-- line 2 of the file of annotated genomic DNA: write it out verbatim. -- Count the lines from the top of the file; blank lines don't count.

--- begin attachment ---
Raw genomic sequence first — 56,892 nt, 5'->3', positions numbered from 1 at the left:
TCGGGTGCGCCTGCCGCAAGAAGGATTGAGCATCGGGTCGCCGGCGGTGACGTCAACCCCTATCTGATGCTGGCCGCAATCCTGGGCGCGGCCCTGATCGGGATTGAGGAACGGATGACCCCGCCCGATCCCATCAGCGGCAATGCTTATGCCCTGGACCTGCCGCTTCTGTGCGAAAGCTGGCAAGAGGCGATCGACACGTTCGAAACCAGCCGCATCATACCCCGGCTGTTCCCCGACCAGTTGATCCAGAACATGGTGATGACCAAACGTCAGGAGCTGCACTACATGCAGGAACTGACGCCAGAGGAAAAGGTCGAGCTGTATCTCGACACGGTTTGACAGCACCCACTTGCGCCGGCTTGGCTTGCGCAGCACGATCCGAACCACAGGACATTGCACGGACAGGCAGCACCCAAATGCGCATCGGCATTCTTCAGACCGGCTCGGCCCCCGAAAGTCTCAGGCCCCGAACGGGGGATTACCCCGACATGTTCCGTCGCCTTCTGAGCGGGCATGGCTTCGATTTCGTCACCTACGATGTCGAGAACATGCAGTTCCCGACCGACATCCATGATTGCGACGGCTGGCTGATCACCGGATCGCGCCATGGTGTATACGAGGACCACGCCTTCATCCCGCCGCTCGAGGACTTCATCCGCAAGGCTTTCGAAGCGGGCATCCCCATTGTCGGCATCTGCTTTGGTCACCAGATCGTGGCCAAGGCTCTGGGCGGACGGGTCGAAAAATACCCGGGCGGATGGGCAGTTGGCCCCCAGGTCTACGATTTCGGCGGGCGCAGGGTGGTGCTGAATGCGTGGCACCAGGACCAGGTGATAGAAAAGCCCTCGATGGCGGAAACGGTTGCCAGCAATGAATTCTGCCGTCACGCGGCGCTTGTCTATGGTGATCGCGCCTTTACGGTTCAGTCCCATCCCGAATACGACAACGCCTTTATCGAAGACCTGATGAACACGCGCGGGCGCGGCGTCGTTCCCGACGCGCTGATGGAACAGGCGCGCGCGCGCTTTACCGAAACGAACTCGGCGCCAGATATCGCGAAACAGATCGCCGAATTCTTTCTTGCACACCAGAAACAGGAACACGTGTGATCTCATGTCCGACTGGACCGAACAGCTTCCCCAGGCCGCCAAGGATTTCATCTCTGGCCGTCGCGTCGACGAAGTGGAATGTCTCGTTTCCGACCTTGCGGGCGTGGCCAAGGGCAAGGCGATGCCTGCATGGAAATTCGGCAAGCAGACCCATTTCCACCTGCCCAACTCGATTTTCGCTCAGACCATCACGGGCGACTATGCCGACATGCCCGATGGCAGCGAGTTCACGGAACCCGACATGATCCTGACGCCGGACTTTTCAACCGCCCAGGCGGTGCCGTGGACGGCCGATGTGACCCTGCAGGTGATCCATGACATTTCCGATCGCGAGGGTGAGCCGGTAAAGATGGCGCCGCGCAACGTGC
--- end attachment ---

TCGGGTGCGCCTGCCGCAAGAAGGATTGAGCATCGGGTCGCCGGCGGTGACGTCAACCCCTATCTGATGCTGGCCGCAATCCTGGGCGCGGCCCTGATCGGGATTGAGGAACGGATGACCCCGCCCGATCCCATCAGCGGCAATGCTTATGCCCTGGACCTGCCGCTTCTGTGCGAAAGCTGGCAAGAGGCGATCGACACGTTCGAAACCAGCCGCATCATACCCCGGCTGTTCCCCGACCAGTTGATCCAGAACATGGTGATGACCAAACGTCAGGAGCTGCACTACATGCAGGAACTGACGCCAGAGGAAAAGGTCGAGCTGTATCTCGACACGGTTTGACAGCACCCACTTGCGCCGGCTTGGCTTGCGCAGCACGATCCGAACCACAGGACATTGCACGGACAGGCAGCACCCAAATGCGCATCGGCATTCTTCAGACCGGCTCGGCCCCCGAAAGTCTCAGGCCCCGAACGGGGGATTACCCCGACATGTTCCGTCGCCTTCTGAGCGGGCATGGCTTCGATTTCGTCACCTACGATGTCGAGAACATGCAGTTCCCGACCGACATCCATGATTGCGACGGCTGGCTGATCACCGGATCGCGCCATGGTGTATACGAGGACCACGCCTTCATCCCGCCGCTCGAGGACTTCATCCGCAAGGCTTTCGAAGCGGGCATCCCCATTGTCGGCATCTGCTTTGGTCACCAGATCGTGGCCAAGGCTCTGGGCGGACGGGTCGAAAAATACCCGGGCGGATGGGCAGTTGGCCCCCAGGTCTACGATTTCGGCGGGCGCAGGGTGGTGCTGAATGCGTGGCACCAGGACCAGGTGATAGAAAAGCCCTCGATGGCGGAAACGGTTGCCAGCAATGAATTCTGCCGTCACGCGGCGCTTGTCTATGGTGATCGCGCCTTTACGGTTCAGTCCCATCCCGAATACGACAACGCCTTTATCGAAGACCTGATGAACACGCGCGGGCGCGGCGTCGTTCCCGACGCGCTGATGGAACAGGCGCGCGCGCGCTTTACCGAAACGAACTCGGCGCCAGATATCGCGAAACAGATCGCCGAATTCTTTCTTGCACACCAGAAACAGGAACACGTGTGATCTCATGTCCGACTGGACCGAACAGCTTCCCCAGGCCGCCAAGGATTTCATCTCTGGCCGTCGCGTCGACGAAGTGGAATGTCTCGTTTCCGACCTTGCGGGCGTGGCCAAGGGCAAGGCGATGCCTGCATGGAAATTCGGCAAGCAGACCCATTTCCACCTGCCCAACTCGATTTTCGCTCAGACCATCACGGGCGACTATGCCGACATGCCCGATGGCAGCGAGTTCACGGAACCCGACATGATCCTGACGCCGGACTTTTCAACCGCCCAGGCGGTGCCGTGGACGGCCGATGTGACCCTGCAGGTGATCCATGACATTTCCGATCGCGAGGGTGAGCCGGTAAAGATGGCGCCGCGCAACGTGC